Once committed to the project, the pair began to deviate from the original film beginning at ground zero: The script. Lau took on writing duties and began intensive research after seeing LA CASA MUDA. "The original was based on a true story that took place in the 1940s in a village in Uruguay," Lau explains, "there was this house and three bodies were found mutilated and incest was involved. The first question I asked myself is what happened, who was involved and why? Incest is a very difficult subject matter, The original stayed away from it, but I felt it was important to be accurate about what would motivate Sarah's actions. It's an extremely serious worldwide problem and it was very very painful for me as I researched and read extensively on the subject." Lau elaborates, "What this film is actually about is a portrait of a woman trapped in trauma. When such horrific secrets are suppressed, it leaves the victim caught in a terrible place. When a young person is abused, they don't have well developed defense mechanisms and in order to survive the overwhelming fear, some victims fragment their identity in order to protect parts of themselves. I was trying to find a way to visually translate the psychological impact of this type of abuse so I studied Dissociative Identity Disorder. I worked especially with a book by Donald Kalsched called "The Inner World of Trauma" which is about Jungian archetypal defenses which is rich with imagery." Lau continues, "Telling this particular story in one continuous shot really made it possible to be intimately bound to Sarah's damaged experience of reality and her terror. Shooting in real time actually allowed us to play with time and memory in a way that corresponded with Sarah's fragmented realities."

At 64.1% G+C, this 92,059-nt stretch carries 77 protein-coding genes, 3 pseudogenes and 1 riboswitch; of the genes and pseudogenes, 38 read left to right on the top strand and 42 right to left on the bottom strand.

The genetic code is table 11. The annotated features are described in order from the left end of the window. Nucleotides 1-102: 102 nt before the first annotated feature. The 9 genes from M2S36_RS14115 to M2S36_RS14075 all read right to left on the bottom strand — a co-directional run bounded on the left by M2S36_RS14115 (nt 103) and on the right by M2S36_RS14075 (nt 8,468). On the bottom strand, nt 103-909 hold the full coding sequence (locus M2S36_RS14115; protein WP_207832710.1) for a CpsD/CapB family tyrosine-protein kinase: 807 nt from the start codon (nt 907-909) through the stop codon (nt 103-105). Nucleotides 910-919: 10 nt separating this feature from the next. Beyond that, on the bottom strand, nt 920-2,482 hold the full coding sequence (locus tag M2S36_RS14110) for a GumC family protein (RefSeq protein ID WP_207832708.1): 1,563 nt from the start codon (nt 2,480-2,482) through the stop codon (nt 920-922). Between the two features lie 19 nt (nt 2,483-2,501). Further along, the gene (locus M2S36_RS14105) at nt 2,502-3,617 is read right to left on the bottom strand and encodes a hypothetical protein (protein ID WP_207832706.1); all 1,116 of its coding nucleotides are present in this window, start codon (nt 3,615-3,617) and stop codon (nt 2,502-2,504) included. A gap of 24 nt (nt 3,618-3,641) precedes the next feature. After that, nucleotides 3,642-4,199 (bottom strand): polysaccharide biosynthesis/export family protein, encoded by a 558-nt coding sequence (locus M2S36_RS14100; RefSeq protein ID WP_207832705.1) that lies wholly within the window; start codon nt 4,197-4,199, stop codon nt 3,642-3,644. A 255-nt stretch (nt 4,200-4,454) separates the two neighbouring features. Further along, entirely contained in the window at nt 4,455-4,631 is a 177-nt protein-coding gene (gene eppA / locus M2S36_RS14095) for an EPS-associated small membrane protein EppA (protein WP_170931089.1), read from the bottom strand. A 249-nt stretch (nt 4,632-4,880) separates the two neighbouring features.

Kentis interjects, "The things that matter most about the movie are hard to talk about because we don't want to spoil the ending for our viewers."